Breitwieser and colleagues of the Karlsruhe Institute of Technology (Germany) describe a fully automated high-throughput sorting system for zebrafish embryo phenotypes that benefits high-throughput screening by saving time and improving accuracy.
The new sorting system is based on a modular robot and an image analysis system comprising two cameras with different magnification lenses and fields of view.
One camera is used to detect clustered objects and isolated embryos, whereas the second camera is used for identifying phenotypes by means of computer-based image analysis. Subsequently, the embryos are transferred by the robot from a Petri dish into the wells of a 96-well microplate. Zebrafish embryo mutants that exhibit a glucocorticoid deficiency are detected reliably and separated from wild type embryos, and the system can easily be extended to sort phenotypes with other morphological features.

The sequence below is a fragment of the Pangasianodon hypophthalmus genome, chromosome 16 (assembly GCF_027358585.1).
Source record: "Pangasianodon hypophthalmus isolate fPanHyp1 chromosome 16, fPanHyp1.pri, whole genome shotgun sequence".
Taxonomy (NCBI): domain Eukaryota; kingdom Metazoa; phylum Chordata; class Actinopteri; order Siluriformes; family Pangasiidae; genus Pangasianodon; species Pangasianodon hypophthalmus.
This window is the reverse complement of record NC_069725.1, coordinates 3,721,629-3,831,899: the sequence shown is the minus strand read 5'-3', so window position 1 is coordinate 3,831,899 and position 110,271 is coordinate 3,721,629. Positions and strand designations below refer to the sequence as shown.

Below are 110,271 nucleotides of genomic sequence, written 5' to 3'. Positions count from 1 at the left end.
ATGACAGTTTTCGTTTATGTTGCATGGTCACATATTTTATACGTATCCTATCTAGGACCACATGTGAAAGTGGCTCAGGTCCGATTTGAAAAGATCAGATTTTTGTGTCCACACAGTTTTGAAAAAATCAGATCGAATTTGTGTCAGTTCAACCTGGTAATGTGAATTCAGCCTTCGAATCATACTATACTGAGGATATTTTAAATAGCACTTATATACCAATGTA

Large numbers of genetically modified embryos are needed in research for toxicology testing, drug screening, developmental biology studies and cancer research. Manual sorting of larger numbers of embryos under the microscope is a tedious task and prone to errors.
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